When we were ordering a garden seat at the workshops of Simon Thomas Pirie in Bryantspuddle, my gaze fell upon a rather beautiful chair. The particular feature which caught my eye was the parrot green leather seat. The main frame of the chair is sycamore and the curved struts which form the back are burr walnut.Although I understand that the chair monicker has nothing to do with the large antelope species of the same name, when I happen to see part of a TV programme about South African wildlife over Christmas, I am struck by the dark banded markings on the light-coloured animal, and how they reflect the striking contrast of the two woods in the chair. As for the genesis of the Oryx Chair let Simon tell you in his own words in a blog post of March 23 2013:
“So after 20 years of designing and making furniture, 15 years of running my own business what’s my favourite piece? Well this was designed exactly 20 years ago, while I was at Hooke Park College and was the first chair I ever designed – the ‘Oryx’:
Perhaps I’ve never bettered it, there is a kind of naivety in doing something for the first time where you are not held back by the most efficient way of machining something or using timber most cost-effectively. As a result it’s a pig to make, taking twice as long as an ‘Impala’ chair, nevertheless we do still make slightly revised version, ‘Oryx2′ today. I’m still very found of it, it is beautifully, almost classically proportioned and supremely comfortable. When I sit in the armchair it’s like therapy, the arm detail lets my hands wrap around it, the curved slats support the back and that lovely top rail rail does the same with the shoulders. I’m not alone in thinking this, I have friends who make a bee-line for it as soon as they are through the door. I do have a really early version here at home and it’s still looking great. So while some of my other choices in the top 5 may be fluid, this chair would always be at no.1.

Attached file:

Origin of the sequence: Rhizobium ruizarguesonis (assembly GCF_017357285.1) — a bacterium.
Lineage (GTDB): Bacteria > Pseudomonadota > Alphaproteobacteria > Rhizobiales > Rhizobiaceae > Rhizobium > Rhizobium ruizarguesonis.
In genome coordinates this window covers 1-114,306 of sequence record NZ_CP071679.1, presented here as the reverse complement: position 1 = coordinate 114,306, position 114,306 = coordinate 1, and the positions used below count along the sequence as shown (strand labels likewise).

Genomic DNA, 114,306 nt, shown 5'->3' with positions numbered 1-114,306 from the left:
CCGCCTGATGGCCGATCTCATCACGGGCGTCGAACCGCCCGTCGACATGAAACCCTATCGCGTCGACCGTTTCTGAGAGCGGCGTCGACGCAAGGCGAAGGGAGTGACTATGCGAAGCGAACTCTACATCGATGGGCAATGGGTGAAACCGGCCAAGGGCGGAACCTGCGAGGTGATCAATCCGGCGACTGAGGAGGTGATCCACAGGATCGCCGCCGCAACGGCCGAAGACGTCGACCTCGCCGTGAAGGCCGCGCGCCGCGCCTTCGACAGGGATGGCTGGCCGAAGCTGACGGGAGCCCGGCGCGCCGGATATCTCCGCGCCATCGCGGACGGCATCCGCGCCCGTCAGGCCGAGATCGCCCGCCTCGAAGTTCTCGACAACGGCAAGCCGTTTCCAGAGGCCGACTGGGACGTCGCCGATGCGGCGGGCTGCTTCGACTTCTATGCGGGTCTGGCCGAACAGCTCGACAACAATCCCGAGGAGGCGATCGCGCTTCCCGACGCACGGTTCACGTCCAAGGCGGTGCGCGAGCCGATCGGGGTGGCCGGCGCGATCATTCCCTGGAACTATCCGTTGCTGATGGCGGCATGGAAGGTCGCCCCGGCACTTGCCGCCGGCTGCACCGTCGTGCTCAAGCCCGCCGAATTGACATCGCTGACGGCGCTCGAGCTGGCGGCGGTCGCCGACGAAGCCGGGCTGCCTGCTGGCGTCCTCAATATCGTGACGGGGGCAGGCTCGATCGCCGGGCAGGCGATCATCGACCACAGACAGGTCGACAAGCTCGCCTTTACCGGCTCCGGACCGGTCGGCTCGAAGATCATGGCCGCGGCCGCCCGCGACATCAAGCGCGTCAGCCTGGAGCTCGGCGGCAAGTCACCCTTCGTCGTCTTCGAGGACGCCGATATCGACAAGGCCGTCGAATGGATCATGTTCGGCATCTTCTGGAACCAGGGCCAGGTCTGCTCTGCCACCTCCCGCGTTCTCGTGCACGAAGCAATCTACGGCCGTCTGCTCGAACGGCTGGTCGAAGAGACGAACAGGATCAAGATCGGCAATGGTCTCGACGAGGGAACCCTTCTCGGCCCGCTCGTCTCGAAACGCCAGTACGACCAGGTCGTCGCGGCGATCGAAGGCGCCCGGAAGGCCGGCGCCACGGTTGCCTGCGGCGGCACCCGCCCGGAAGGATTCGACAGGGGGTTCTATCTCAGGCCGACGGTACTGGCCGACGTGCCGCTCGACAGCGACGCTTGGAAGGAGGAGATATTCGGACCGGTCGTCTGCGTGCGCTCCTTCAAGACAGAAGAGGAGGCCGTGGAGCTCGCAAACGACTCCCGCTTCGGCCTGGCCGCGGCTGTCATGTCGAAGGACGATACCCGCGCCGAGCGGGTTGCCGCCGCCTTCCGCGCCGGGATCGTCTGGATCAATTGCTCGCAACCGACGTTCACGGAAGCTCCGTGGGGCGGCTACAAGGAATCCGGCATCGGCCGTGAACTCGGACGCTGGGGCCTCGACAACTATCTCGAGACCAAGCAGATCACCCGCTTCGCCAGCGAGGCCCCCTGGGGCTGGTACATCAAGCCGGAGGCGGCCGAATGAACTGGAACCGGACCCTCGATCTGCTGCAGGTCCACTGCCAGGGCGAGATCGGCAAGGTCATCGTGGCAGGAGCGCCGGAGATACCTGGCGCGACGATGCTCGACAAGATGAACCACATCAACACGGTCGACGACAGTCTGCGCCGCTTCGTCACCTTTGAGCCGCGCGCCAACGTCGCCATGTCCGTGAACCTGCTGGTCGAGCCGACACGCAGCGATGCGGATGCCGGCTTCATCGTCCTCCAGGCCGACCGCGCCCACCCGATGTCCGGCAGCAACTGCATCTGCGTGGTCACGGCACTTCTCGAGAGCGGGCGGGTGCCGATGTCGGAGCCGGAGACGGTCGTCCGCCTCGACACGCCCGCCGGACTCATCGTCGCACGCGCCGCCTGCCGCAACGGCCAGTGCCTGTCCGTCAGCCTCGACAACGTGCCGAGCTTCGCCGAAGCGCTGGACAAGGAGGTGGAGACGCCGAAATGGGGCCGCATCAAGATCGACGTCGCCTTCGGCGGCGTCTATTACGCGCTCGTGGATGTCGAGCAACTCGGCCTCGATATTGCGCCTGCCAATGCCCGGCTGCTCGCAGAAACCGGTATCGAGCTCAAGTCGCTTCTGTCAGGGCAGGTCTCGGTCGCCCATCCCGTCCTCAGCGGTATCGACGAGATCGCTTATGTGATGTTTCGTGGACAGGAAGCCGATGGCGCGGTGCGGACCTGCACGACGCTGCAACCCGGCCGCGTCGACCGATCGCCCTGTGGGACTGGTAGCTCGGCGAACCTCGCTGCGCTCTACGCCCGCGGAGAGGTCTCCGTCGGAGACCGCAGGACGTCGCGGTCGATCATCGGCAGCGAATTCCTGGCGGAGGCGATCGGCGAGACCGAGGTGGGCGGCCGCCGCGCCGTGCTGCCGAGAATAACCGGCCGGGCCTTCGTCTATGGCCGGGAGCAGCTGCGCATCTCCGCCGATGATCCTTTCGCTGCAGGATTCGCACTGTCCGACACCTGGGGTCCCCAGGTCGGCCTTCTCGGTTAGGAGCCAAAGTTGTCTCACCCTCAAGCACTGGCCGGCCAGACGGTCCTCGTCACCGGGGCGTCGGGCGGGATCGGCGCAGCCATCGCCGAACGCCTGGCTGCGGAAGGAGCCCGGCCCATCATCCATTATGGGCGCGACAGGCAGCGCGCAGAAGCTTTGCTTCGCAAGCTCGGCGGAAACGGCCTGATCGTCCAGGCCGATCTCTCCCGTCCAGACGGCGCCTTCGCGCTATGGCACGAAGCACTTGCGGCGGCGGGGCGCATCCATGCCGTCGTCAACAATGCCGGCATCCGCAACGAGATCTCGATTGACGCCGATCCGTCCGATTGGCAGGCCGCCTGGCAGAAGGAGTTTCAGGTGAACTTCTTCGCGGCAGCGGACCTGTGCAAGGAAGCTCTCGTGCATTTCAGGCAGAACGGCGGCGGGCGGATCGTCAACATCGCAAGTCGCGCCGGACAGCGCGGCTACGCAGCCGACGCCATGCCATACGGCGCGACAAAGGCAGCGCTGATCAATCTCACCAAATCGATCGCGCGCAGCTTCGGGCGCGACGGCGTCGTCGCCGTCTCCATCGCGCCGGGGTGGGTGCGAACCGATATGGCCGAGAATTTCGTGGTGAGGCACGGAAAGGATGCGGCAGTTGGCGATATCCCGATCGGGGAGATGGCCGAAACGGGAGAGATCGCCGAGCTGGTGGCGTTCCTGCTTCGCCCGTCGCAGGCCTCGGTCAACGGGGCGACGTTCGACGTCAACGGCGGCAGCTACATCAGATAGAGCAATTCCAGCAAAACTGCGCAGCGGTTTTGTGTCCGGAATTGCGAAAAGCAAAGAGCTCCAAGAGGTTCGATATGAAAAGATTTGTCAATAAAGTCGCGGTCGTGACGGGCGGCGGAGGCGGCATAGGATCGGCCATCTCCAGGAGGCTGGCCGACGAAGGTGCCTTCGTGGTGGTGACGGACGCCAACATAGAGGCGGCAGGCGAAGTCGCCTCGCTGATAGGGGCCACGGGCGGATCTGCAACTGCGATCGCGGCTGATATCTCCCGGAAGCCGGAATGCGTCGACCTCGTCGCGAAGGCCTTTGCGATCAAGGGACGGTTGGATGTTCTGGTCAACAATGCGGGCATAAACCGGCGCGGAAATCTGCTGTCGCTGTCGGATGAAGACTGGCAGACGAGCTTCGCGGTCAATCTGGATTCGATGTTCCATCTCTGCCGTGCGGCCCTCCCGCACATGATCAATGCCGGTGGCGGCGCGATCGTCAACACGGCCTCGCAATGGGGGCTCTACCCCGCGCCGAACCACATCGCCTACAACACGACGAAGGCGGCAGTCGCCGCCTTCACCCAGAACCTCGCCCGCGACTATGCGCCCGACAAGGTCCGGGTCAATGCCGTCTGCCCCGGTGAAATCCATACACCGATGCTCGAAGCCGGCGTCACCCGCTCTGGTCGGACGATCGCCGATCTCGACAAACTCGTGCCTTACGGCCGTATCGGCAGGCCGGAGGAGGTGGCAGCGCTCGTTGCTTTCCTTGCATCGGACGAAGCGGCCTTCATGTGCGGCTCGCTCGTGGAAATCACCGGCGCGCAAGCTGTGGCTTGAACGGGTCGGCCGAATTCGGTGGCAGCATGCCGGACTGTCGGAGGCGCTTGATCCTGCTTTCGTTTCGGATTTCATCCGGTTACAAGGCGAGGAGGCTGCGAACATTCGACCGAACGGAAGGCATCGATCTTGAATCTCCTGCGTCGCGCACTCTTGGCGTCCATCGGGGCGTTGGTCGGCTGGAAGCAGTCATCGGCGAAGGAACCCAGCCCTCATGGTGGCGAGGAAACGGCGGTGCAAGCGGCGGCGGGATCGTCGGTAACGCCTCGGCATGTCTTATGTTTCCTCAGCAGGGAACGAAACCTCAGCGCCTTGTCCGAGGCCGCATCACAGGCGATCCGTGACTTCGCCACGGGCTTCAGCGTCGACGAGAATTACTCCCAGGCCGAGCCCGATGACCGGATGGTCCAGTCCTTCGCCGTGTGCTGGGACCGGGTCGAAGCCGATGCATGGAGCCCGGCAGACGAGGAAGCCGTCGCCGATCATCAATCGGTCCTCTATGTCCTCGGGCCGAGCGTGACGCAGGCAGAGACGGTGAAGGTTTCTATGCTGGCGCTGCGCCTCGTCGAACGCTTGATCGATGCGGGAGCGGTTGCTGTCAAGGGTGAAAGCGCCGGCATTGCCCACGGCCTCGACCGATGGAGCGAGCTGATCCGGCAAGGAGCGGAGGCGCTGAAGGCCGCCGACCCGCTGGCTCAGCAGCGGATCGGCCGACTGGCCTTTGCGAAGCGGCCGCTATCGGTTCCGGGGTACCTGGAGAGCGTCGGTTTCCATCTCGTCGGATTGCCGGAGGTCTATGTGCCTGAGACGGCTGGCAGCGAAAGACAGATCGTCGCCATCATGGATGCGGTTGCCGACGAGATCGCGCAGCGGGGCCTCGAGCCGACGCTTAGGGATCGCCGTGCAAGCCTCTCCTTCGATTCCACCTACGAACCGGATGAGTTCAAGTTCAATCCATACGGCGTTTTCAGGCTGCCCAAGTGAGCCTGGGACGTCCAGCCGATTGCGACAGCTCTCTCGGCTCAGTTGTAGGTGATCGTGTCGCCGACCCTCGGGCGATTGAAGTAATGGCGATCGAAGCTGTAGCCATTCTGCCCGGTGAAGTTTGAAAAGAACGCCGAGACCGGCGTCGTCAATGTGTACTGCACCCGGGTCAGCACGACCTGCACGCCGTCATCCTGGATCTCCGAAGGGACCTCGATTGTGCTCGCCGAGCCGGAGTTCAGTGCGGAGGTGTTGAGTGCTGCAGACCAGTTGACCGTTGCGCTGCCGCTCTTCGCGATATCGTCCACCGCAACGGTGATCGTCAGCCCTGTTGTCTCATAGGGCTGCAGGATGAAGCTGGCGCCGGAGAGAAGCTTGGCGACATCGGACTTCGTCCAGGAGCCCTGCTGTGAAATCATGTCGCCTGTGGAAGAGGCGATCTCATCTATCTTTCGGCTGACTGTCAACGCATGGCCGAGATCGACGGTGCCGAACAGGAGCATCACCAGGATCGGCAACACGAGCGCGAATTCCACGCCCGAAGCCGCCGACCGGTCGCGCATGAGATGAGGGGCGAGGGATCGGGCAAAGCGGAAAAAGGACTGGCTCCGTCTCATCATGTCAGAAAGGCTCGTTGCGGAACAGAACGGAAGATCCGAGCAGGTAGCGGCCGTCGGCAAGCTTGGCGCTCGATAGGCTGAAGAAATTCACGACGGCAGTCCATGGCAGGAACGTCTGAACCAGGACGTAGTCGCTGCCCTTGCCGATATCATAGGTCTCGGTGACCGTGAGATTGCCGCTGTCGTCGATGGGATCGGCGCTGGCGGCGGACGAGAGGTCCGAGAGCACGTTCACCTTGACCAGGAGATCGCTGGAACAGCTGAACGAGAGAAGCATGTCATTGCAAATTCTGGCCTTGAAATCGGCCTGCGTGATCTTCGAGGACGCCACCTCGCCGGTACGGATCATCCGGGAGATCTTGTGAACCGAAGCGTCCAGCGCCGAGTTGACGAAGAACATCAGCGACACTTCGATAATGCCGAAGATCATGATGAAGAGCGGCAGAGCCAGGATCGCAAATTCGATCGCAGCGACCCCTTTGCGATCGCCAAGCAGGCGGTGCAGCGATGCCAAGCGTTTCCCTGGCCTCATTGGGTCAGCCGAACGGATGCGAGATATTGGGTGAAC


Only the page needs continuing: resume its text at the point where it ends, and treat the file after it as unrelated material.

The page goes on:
That first set in 1993 was designed for Bournemouth University, for their main lecture theatre furniture. It’s been used as the platform table for many debates over many years. These where all in sycamore, the idea being that they stood out and had a real presence in such a large auditorium. I took this shot soon after it was commissioned, it’s a rather poor shot taken before the room was renovated and the colour scheme matched the furniture, hence the black and white image. It’s in sharp contrast to the image above, which again is the first and still the best!
They have been made in many materials over the years, but I think they still look best in oak. The classic combination is oak and walnut, best seen in this fantastic 14 seat dining set for the Lulworth Estate completed in 2009. There are 2 armchairs, with the rest being the ‘Grand’ 8 slat version of the dining chair. We also do a smaller 6 slat version of the dining chair just in case you don’t have a castle! You can see one in the background of the main image above.”
So there you have it, a beautiful chair to sit and work from: Happy Birthday, Nick x